Review: Breakin' Convention at Sadler's Wells

Performance: 1 - 3 May 2010
Reviewed by Lise Smith - Friday 7 May 2010

Renegade in 'Schwarze Katze'

As Breakin’ Convention’s irrepressible curator Jonzi D reminds us, the festival is now in its seventh year as the UK’s premier hip hop theatre event. “Seven years down the line we have just gone from strength to strength,” hollers Jonzi to a packed Sadler’s main space. “Right now, hip hop dance is doing no wrong.”

Breakin’ Convention provides a platform for hip hop artists who want to move on from battle circles and traditional routine presentations to a more creative, theatrical dimension. Given Jonzi’s laudable aims for the event, it’s a shame not all of Breakin’ Convention’s acts this year – on the opening night anyway – took up that challenge.

First up were Sky TV’s Got to Dance finalists Status with a hyper-active homage to Alice in Wonderland. Supposedly inspired by the novel, for me this four-minute aerobic workout bears no visible relation to the classic text. At least it has brevity on its side, as does an end-of pier turn from 11-year old Akai, the same TV show’s winner.

Fresh from Battle of the Year, French B-Boy troupe Phase T bring humour and energy to the stage with Trop Tard! [Too late! ]. There are some witty touches to the choreography – the dancers form a human CD changer, rotating around one another before throwing down to the track of their choice, and a live rewind of an entire section is impressively slick – but Trop Tard! Is still a battle routine rather than a piece of dance theatre. The same is true of Hilty and Bosch, two crowd-pleasing lockers from Japan. The duo perform a pair of perfectly competent locking routines which, though entertaining enough, add nothing to the standard vocabulary of front-facing funk moves in tight unison and with a strictly Mickey Mouse musicality.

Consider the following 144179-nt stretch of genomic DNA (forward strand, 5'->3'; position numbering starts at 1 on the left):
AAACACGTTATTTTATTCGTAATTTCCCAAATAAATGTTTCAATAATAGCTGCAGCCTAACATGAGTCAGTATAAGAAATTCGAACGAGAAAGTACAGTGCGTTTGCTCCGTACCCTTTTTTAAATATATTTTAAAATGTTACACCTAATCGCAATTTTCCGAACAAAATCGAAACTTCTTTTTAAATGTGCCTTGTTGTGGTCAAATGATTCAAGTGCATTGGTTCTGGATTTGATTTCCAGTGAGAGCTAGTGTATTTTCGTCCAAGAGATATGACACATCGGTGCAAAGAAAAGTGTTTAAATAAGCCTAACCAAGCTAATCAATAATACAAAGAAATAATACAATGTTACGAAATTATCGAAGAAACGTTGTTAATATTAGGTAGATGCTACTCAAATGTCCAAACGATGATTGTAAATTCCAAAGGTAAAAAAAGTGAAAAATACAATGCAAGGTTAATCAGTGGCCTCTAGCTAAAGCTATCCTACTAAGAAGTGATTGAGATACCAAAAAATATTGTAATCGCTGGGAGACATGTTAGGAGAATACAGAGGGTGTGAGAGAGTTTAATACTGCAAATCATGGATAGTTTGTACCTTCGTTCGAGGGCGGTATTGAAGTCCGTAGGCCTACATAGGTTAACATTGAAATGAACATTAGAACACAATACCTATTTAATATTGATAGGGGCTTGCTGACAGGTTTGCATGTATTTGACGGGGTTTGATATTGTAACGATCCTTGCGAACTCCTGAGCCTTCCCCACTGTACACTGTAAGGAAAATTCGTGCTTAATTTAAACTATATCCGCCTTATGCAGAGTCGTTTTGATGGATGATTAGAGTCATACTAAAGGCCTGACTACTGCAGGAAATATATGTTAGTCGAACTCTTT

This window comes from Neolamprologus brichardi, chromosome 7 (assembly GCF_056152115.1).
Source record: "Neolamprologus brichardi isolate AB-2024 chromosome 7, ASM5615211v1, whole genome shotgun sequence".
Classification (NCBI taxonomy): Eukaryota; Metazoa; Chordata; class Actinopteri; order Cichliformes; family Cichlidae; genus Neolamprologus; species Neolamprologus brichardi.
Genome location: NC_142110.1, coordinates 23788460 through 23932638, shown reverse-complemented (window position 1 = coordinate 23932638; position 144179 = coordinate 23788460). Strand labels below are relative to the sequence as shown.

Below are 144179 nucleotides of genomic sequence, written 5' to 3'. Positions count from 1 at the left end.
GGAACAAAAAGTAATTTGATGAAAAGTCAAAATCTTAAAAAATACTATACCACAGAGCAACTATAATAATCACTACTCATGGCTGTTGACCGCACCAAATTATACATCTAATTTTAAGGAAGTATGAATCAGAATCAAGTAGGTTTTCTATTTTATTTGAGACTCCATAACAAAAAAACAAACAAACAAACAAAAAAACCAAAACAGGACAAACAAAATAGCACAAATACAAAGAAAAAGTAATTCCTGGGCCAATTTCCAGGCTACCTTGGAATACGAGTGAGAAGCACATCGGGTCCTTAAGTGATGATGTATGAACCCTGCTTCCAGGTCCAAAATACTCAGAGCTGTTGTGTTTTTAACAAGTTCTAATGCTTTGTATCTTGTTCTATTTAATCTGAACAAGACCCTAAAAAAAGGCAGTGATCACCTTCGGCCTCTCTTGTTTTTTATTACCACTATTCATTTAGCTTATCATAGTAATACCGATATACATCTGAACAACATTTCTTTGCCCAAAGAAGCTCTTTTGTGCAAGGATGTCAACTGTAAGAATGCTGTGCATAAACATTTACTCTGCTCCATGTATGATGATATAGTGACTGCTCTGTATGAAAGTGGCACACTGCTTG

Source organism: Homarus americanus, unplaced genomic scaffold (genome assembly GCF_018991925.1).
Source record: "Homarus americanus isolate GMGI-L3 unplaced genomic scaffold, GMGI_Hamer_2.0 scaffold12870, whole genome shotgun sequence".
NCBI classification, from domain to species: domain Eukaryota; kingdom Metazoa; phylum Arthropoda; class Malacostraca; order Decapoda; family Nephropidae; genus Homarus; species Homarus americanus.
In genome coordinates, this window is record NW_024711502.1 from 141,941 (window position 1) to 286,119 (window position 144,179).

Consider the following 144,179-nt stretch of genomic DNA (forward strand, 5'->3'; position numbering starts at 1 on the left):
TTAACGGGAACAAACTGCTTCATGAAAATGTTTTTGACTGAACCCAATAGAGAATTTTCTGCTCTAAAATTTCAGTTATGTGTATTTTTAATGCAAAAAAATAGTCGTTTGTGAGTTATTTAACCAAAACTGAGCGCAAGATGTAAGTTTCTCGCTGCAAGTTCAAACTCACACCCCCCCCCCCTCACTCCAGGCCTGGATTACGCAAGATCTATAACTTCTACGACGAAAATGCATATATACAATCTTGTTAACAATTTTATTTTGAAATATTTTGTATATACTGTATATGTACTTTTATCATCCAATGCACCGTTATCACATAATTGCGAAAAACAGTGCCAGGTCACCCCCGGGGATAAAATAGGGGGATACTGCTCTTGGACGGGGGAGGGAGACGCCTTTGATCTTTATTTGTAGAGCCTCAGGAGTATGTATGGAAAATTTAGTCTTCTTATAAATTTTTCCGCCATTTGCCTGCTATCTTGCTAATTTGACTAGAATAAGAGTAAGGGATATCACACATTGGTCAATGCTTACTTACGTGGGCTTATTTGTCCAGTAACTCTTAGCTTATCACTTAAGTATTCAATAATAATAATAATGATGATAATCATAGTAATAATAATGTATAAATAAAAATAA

Far more interesting is the performance by Denmark’s Big City Brains. Remote Control uses the eye-popping technical skills of its performers not as an end in themselves, but as a means to open imaginary doors to fantastic new spaces within the theatre. Combining popping, mime and physical theatre the 18-minute piece has a magical, dreamlike quality that brings to mind film director Tim Burton. Each time one of the crew presses the button on an invisible remote control, the performers find themselves in yet another curious situation, here blowing in an unexpected wind and there surprised by a wandering psycho killer. It’s an apposite lesson in how Hip-hop troupes can use both authentic techniques and the possibilities offered by theatre to create dance work that is delightful, original, and in this case completely off the wall.

German B-boy crew Renegade welcome the audience back to the main stage after the interval with the insanely good Schwarze Katze [Black Cat]. Created in collaboration with Tanztheater Wuppertal’s Malou Airaudo, the piece has Pina’s pawprints all over it, from the clothing flung over both the dancers and the stage at the beginning, to the man standing on a bucket for several minutes before being bodily knocked off by a colleague, to the graceful stunts on a BMX bicycle that turns up at unlikely moments. Schwarze Katze is billed as a pure dance work – there’s no theme as such, but that doesn’t mean the piece is short of drama. To an urgent neoclassical score, dancers pull each other about the stage, run as if from some unseen terror, and pass contemporary dancer Elena Friso from B-boy to B-boy with clever contact work.

It’s become quite fashionable for modern dance artists to talk of fusion within their work, but it’s rare to see so complete and coherent a union of styles. The Renegade boys perform almost as much release technique here as fly footwork, and the deceptively fragile-looking Friso holds her own in the stunts and toprocks. Despite its 50 minute runtime, Schwarze Katze feels if anything too short – a superb piece of dance theatre, whether we call it contemporary, or hip hop, or both.

Seven years on, Breakin’ Convention certainly does have a lot to be proud of, but the choice of artists still raises some important questions for the future of Hip Hop Dance Theatre. The impulse to programme an event balancing prime-time celebrity acts and accessible routines with the more unusual and experimental pieces is understandable – but if the platform is to continue pushing the boundaries of Hip-hop as a theatrical art form then it would be good to see it celebrate more of the latter and less of the former.

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